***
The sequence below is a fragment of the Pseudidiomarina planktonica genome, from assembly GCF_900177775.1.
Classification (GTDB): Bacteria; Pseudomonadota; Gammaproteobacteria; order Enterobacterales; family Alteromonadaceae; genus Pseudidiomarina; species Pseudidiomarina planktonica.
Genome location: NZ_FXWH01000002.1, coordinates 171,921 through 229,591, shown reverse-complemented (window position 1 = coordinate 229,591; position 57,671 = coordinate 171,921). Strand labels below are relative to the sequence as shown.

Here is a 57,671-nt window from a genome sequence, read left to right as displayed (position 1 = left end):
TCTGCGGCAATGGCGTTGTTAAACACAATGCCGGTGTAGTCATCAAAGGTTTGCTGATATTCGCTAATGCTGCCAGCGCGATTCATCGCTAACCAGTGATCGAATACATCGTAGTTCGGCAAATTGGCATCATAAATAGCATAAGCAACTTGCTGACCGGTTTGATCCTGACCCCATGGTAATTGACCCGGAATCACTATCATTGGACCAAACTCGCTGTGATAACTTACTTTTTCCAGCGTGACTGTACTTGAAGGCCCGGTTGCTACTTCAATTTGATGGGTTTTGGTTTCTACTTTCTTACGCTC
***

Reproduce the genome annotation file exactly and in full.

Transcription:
The sequence below is a fragment of the Pseudidiomarina planktonica genome, from assembly GCF_900177775.1.
Classification (GTDB): Bacteria; Pseudomonadota; Gammaproteobacteria; order Enterobacterales; family Alteromonadaceae; genus Pseudidiomarina; species Pseudidiomarina planktonica.
Genome location: NZ_FXWH01000002.1, coordinates 171,921 through 229,591, shown reverse-complemented (window position 1 = coordinate 229,591; position 57,671 = coordinate 171,921). Strand labels below are relative to the sequence as shown.

Here is a 57,671-nt window from a genome sequence, read left to right as displayed (position 1 = left end):
TCTGCGGCAATGGCGTTGTTAAACACAATGCCGGTGTAGTCATCAAAGGTTTGCTGATATTCGCTAATGCTGCCAGCGCGATTCATCGCTAACCAGTGATCGAATACATCGTAGTTCGGCAAATTGGCATCATAAATAGCATAAGCAACTTGCTGACCGGTTTGATCCTGACCCCATGGTAATTGACCCGGAATCACTATCATTGGACCAAACTCGCTGTGATAACTTACTTTTTCCAGCGTGACTGTACTTGAAGGCCCGGTTGCTACTTCAATTTGATGGGTTTTGGTTTCTACTTTCTTACGCTC